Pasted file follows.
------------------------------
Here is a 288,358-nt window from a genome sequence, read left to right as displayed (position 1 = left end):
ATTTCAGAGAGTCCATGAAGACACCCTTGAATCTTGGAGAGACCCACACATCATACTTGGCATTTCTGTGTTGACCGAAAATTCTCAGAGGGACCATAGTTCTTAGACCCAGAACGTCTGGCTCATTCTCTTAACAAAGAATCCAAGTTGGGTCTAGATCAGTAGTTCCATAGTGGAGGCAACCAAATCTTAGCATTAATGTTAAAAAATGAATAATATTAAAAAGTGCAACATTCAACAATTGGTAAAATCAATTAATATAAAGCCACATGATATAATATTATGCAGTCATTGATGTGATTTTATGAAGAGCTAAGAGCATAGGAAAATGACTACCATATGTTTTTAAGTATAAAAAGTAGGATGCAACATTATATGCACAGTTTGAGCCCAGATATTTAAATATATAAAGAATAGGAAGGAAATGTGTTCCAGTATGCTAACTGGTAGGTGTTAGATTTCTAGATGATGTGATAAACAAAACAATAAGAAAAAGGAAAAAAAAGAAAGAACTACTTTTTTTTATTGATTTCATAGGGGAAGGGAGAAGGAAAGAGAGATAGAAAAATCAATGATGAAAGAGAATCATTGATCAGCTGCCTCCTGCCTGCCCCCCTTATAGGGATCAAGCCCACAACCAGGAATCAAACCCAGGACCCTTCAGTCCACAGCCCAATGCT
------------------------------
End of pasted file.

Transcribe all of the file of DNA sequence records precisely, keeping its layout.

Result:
Here is a 288,358-nt window from a genome sequence, read left to right as displayed (position 1 = left end):
ATTTCAGAGAGTCCATGAAGACACCCTTGAATCTTGGAGAGACCCACACATCATACTTGGCATTTCTGTGTTGACCGAAAATTCTCAGAGGGACCATAGTTCTTAGACCCAGAACGTCTGGCTCATTCTCTTAACAAAGAATCCAAGTTGGGTCTAGATCAGTAGTTCCATAGTGGAGGCAACCAAATCTTAGCATTAATGTTAAAAAATGAATAATATTAAAAAGTGCAACATTCAACAATTGGTAAAATCAATTAATATAAAGCCACATGATATAATATTATGCAGTCATTGATGTGATTTTATGAAGAGCTAAGAGCATAGGAAAATGACTACCATATGTTTTTAAGTATAAAAAGTAGGATGCAACATTATATGCACAGTTTGAGCCCAGATATTTAAATATATAAAGAATAGGAAGGAAATGTGTTCCAGTATGCTAACTGGTAGGTGTTAGATTTCTAGATGATGTGATAAACAAAACAATAAGAAAAAGGAAAAAAAAGAAAGAACTACTTTTTTTTATTGATTTCATAGGGGAAGGGAGAAGGAAAGAGAGATAGAAAAATCAATGATGAAAGAGAATCATTGATCAGCTGCCTCCTGCCTGCCCCCCTTATAGGGATCAAGCCCACAACCAGGAATCAAACCCAGGACCCTTCAGTCCACAGCCCAATGCT